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Redstone Urges Viacom Directors to Quit Fight

In a letter to Viacom’s board, Sumner Redstone and a majority of the directors of National Amusements, the Redstone holding company that controls 80% of Viacom’s voting shares, say resistance to being removed is futile.

In the battle over control of the media company, the 93-year-old Redstone moved to replace five Viacom directors including CEO Philippe Dauman earlier this month.

Related: Dauman Rejects Face-to-Face Meeting, Redstone Says

Dauman and other directors filed a suit in Delaware looking to have their removals declared improper because they claim Redstone is incompetent to make business decisions and is under “undue influence” of his daughter Shari Redstone.

“As one of Viacom’s largest shareholders, National is deeply concerned with the time and resources being devoted to malicious and ultimately pointless attacks on Sumner and his family, rather than to business and management decision that will redound to the benefit of all shareholders,” the letter signed by Redstone and five other National Amusement directors says. “Viacom’s management and board serve at the will of the voting shareholders. The voting shareholders have spoken and the reaction of the market strongly suggests that the other shareholders agree. We urge you to  listen.”

Related: Dauman—Shari Redstone Should Be Nixed as Trustee

Redstone has also moved to eject Dauman and another National Amusement director from the National Amusement boards. Dauman has contested that move in court in Massachusetts.

The Viacom board voted to pay for legal and public relations efforts to resist removal by Redstone, a decision to which Redstone objected.

Related: Dauman Requests Immediate Redstone Mental Exam

In the letter, Redstone and the other directors say that Redstone’s voting rights allow him to replace Viacom directors at will.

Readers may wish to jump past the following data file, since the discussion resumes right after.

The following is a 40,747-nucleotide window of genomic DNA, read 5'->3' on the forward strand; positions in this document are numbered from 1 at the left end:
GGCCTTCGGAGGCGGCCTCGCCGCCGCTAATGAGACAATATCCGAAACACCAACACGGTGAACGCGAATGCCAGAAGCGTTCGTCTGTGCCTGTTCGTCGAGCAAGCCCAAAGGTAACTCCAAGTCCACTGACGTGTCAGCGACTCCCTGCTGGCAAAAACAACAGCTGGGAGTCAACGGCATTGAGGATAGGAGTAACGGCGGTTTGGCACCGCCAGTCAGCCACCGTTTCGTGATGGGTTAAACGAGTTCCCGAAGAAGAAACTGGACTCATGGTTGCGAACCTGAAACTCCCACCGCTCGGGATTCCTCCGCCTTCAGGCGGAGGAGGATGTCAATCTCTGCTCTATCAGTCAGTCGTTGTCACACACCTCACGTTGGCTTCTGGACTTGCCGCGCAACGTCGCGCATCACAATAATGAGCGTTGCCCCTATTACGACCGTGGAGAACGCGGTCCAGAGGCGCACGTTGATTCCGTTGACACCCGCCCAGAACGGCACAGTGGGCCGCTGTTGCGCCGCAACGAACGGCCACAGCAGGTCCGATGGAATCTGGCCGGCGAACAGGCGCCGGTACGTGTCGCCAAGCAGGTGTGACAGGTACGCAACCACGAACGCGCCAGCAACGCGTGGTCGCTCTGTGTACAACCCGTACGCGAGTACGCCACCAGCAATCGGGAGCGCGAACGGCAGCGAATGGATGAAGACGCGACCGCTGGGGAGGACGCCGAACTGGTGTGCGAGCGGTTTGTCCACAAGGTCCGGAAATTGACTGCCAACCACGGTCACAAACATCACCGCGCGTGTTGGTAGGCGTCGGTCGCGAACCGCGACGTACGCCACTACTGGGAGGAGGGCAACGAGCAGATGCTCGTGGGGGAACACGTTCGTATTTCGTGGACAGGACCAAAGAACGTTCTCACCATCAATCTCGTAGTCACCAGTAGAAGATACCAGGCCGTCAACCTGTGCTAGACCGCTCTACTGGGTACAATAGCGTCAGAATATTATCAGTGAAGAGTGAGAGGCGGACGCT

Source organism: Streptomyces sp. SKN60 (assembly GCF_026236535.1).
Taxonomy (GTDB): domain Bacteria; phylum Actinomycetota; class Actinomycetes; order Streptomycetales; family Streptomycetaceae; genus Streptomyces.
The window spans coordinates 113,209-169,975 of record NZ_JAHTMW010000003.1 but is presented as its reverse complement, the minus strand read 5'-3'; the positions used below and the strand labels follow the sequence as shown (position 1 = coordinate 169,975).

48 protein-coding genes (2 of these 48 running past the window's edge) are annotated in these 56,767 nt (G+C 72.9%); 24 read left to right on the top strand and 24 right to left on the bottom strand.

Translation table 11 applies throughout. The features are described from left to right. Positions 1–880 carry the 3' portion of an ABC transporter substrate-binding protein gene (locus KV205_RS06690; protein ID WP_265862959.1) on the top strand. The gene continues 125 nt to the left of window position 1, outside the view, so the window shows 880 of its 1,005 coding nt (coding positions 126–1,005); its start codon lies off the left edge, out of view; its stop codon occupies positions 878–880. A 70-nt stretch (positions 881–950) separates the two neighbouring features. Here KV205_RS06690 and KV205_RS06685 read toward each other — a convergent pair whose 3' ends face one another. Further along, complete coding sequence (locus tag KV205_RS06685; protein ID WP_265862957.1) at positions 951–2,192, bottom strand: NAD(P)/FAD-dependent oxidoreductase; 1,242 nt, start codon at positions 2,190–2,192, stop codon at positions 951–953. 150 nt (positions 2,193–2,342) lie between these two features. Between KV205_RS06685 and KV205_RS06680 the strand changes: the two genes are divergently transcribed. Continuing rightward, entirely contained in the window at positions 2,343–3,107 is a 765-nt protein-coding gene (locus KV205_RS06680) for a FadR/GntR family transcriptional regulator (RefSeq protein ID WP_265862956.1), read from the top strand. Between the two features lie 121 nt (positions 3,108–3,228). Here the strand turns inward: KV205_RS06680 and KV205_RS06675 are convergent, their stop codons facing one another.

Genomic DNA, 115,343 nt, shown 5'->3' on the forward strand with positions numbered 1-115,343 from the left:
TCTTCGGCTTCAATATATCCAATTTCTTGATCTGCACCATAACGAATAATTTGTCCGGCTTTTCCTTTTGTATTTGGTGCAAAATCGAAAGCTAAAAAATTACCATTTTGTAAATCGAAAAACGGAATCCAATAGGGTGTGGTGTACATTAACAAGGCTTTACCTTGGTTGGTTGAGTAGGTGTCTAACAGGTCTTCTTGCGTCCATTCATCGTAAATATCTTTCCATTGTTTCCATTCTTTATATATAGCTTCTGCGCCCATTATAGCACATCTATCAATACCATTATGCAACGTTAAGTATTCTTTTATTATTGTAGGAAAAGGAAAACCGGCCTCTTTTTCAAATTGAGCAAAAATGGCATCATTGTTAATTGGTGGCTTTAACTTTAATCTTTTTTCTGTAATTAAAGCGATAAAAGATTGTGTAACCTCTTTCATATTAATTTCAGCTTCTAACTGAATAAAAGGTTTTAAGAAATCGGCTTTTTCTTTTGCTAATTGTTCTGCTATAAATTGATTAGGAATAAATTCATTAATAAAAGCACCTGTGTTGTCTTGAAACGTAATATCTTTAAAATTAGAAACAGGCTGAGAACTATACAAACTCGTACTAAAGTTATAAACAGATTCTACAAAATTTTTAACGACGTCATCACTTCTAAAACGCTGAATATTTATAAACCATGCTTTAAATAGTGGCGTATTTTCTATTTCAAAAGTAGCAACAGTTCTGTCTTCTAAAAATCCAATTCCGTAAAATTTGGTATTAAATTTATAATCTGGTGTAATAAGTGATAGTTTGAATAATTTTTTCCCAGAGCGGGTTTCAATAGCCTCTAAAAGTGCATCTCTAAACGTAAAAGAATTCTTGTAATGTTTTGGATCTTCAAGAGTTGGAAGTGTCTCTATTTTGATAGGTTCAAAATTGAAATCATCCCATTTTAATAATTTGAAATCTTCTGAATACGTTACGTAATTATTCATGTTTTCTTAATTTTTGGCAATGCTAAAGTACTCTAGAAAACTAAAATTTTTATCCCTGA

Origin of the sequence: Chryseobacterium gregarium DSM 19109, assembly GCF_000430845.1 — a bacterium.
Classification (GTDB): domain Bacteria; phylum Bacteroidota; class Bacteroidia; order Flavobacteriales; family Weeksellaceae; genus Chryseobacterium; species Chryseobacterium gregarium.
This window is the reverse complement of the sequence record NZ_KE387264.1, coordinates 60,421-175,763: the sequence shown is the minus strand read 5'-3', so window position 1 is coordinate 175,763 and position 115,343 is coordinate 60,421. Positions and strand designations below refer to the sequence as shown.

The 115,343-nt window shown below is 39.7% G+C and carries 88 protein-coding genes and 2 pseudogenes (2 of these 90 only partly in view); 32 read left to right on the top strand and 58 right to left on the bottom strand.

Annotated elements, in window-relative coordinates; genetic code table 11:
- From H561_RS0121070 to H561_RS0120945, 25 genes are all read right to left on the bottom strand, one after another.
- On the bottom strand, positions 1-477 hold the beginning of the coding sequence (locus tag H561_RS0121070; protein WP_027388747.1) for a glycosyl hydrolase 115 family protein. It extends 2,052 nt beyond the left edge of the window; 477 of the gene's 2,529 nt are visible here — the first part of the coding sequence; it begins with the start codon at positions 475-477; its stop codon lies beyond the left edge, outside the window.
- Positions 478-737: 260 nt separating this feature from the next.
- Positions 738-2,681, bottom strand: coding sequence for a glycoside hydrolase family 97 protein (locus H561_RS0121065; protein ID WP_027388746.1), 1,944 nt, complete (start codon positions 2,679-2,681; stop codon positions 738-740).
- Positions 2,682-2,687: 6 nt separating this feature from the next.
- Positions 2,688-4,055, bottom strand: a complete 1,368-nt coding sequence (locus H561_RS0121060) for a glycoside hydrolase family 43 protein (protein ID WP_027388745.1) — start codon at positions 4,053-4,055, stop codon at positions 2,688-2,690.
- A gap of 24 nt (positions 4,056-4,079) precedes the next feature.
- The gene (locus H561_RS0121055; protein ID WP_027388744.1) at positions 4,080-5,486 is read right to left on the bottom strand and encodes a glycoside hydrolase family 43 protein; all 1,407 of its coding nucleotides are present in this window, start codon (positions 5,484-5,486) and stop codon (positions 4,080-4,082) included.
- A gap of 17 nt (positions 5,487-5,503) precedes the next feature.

It also says that if he’s judged to be incompetent, the other directors would vote and they agree that the five Viacom directors should be replaced, making the battle pointless.

Related: Viacom Says 3Q Profits Hurt by ‘Turtles,’ Ad Sales

“A majority of the National board as it existed before Mr. Dauman and  [George Abrams, the other Viacom director Redstone wants to eject from the National Amusements board]  were removed voted to reconstitute the Viacom Board There is no world in which Mr. Dauman and Mr. Abrams could have vetoed that decision,” the letter says.

“In short, however the attacks on Sumner’s capacity or alleged undue influence might be resolved, National’s removal and replacement of five of Viacom’s eleven directors will not be disturbed.”

A Viacom spokesman responded to the the letter saying that Redstone's state of mind makes a difference.

“In today’s letter, the supposed directors of National Amusements have claimed that Sumner Redstone’s incapacity or undue influence does not matter.  It matters a great deal to Viacom’s shareholders and Viacom’s board if Sumner Redstone lacked capacity or was unduly influenced in the making of recent and dramatic governance changes. Under the law, the implications would be grave if a Court were to rule that recent changes were infected by Shari Redstone’s undue influence and any improper acts allegedly in Sumner Redstone’s name. Any ‘vote’ made under these circumstances would be meaningless. Individuals who have taken part in such a scheme could and should be ruled unfit to serve as trustees or board members," the statement said.

A court in Massachusetts has a hearing on Dauman’s suit scheduled for Thursday.

Jon has been business editor of Broadcasting+Cable since 2010. He focuses on revenue-generating activities, including advertising and distribution, as well as executive intrigue and merger and acquisition activity. Just about any story is fair game, if a dollar sign can make its way into the article. Before B+C, Jon covered the industry for TVWeek, Cable World, Electronic Media, Advertising Age and The New York Post. A native New Yorker, Jon is hiding in plain sight in the suburbs of Chicago.